alexa The role of vaccination, antiorthopoxvirus drug, and social cooperativity in a mathematical model of smallpox control.
Social & Political Sciences

Social & Political Sciences

Journal of Defense Management

Author(s): Finin P, Kosaraju A, Rose E, Rubin H, Finin P, Kosaraju A, Rose E, Rubin H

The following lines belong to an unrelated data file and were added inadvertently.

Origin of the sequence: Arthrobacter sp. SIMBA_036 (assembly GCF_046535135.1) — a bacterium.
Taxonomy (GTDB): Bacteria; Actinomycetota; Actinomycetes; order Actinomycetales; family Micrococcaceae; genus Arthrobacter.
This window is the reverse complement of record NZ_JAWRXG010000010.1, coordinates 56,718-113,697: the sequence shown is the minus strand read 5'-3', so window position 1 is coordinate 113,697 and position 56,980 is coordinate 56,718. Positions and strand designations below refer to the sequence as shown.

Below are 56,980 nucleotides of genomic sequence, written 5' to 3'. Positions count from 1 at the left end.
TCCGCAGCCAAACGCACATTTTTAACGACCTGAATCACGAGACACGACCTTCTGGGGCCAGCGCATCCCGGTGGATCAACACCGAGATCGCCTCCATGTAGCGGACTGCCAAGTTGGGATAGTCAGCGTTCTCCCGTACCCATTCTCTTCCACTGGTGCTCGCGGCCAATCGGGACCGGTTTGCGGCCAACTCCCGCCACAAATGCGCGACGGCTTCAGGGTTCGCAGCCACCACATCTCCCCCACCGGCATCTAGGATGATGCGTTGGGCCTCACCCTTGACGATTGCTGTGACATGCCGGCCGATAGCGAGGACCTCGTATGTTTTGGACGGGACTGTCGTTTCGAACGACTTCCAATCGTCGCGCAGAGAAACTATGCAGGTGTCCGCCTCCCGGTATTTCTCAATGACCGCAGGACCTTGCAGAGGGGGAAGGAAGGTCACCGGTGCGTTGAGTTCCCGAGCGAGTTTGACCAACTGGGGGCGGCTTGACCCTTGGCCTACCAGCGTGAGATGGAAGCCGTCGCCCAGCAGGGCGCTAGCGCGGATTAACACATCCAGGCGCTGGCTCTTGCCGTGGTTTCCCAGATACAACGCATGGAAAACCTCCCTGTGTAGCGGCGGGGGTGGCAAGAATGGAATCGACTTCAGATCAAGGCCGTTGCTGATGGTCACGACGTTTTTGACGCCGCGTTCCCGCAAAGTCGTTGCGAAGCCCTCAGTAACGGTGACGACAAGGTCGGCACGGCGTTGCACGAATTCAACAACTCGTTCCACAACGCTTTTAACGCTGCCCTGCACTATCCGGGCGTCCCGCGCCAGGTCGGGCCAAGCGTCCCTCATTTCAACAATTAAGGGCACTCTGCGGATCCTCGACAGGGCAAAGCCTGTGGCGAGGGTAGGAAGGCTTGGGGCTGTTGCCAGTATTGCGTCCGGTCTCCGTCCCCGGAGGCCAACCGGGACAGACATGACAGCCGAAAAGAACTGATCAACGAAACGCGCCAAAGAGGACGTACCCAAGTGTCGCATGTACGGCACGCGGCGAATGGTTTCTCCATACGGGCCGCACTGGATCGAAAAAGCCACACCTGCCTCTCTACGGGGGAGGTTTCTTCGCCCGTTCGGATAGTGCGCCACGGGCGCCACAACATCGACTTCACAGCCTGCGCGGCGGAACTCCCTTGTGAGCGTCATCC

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Abstract Considerable effort has gone into making mathematical and computer models of smallpox spread and control measures, typically consisting of vaccination and quarantine. The orally available antiorthopoxvirus drug tecovirimat has recently completed Phase 2 clinical trials and shows promise as a smallpox control agent. We constructed 2 computer simulations to explore the use of tecovirimat in combination with vaccination and social cooperativity to control an outbreak. Two scenarios were considered: (1) a homogenously mixed, deterministic simulation of a single metropolitan area; and (2) a stochastic network of the 50 largest US metropolitan areas connected by commercial air traffic. Metropolitan-level mass vaccination coupled with drug treatment for all individuals who develop a fever considerably outperforms treating only those who develop smallpox's distinctive rash. Incorporating mass chemoprophylaxis represents another large improvement. More aggressive responses are more robust to low cooperation of the population with public health efforts and to faster disease spread. However, even with the most aggressive public health intervention, an attack that initially infects hundreds or thousands of individuals will need to be fought in multiple cities across the country. This article was published in Biosecur Bioterror and referenced in Journal of Defense Management

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